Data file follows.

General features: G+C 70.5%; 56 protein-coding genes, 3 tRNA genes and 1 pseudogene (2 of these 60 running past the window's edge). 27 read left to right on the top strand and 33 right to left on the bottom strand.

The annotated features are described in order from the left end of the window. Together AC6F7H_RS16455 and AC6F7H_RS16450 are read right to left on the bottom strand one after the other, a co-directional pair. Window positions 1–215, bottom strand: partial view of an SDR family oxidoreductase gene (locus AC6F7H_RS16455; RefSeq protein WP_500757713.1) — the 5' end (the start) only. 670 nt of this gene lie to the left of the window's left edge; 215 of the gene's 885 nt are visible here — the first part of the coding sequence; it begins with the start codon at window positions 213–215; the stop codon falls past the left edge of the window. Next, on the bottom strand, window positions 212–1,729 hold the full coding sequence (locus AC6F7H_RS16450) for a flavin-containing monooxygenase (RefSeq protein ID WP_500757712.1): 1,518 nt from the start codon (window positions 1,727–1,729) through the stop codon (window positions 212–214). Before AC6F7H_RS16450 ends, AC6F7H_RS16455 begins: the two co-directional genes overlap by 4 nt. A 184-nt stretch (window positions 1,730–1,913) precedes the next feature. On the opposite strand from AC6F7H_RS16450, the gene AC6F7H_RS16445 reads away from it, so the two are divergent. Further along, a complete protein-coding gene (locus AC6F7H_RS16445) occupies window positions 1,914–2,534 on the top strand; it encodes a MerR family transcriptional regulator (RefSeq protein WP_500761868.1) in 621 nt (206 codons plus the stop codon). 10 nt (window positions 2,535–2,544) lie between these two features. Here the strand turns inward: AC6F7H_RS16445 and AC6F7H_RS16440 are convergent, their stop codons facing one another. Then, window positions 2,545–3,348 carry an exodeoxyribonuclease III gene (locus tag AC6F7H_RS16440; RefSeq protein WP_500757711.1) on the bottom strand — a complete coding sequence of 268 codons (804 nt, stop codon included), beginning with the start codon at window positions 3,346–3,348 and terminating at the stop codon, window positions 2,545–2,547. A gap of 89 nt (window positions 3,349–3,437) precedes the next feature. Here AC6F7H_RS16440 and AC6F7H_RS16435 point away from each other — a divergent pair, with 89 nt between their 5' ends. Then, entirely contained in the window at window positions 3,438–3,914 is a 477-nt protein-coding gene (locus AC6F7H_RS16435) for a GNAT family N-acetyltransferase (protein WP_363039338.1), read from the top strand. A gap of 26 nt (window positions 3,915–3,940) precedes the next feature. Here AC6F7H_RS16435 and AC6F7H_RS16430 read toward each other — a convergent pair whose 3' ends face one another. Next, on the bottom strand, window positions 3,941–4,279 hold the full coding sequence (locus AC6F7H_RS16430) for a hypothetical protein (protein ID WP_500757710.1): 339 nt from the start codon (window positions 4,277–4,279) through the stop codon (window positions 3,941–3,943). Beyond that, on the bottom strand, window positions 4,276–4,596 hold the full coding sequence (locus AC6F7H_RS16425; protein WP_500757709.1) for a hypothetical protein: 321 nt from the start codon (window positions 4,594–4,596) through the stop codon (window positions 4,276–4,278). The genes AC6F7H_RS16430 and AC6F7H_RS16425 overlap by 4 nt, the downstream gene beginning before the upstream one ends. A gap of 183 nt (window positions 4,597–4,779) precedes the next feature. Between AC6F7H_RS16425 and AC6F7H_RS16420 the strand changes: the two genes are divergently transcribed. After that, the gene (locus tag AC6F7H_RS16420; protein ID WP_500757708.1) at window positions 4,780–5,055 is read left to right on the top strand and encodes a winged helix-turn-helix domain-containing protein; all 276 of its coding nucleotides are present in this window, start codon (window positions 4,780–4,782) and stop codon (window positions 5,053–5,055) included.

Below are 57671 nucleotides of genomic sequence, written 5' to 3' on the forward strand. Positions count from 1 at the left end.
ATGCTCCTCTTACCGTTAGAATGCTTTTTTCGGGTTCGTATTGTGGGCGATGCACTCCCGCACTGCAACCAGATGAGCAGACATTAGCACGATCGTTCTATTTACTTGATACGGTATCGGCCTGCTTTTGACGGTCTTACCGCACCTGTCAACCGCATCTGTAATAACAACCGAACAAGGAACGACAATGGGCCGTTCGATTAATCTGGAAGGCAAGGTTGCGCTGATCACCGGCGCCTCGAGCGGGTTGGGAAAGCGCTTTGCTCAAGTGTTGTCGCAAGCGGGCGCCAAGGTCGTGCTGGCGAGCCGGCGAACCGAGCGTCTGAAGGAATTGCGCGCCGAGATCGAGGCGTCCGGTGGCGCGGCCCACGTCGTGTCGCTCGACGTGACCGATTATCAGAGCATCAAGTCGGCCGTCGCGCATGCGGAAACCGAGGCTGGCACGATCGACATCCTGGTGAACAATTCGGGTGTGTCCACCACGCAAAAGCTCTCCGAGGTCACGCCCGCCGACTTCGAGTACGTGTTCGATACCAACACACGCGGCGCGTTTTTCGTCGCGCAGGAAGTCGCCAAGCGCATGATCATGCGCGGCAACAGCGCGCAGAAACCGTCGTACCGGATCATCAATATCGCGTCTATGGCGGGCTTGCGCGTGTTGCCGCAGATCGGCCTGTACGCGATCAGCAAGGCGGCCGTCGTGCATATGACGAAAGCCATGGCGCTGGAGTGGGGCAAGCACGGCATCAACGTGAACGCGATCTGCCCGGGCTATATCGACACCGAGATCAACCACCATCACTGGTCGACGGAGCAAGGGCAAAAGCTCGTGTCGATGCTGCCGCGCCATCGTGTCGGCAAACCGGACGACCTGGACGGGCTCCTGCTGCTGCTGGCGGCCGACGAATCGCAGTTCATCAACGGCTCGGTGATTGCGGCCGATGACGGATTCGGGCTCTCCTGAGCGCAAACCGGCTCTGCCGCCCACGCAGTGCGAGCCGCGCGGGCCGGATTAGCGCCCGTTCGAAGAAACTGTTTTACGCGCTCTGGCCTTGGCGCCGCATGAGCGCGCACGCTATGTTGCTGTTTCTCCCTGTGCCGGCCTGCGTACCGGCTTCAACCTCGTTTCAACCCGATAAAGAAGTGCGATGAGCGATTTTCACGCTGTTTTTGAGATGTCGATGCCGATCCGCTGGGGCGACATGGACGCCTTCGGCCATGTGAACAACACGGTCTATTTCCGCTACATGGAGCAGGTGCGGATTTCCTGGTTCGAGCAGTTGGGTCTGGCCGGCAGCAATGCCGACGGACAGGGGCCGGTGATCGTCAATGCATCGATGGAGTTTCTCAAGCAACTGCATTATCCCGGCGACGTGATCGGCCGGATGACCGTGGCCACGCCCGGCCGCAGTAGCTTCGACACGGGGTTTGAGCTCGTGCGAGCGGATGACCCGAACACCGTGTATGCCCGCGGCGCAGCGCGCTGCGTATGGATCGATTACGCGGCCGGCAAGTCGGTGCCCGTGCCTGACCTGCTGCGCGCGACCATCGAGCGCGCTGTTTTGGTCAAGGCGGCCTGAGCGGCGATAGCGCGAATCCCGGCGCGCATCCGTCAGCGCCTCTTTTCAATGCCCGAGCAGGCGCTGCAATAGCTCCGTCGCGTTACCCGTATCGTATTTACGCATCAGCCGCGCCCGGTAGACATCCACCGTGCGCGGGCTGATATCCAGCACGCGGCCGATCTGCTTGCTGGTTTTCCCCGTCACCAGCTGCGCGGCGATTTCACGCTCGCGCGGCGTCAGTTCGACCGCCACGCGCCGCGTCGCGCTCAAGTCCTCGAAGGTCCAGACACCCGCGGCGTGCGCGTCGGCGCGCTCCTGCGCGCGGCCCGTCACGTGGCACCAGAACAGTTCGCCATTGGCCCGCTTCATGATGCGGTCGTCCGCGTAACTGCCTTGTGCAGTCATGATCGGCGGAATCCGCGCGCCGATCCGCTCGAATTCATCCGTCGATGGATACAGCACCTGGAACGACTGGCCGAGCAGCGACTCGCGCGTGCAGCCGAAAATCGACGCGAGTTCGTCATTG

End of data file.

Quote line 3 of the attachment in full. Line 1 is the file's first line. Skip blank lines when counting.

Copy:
Below are 57671 nucleotides of genomic sequence, written 5' to 3' on the forward strand. Positions count from 1 at the left end.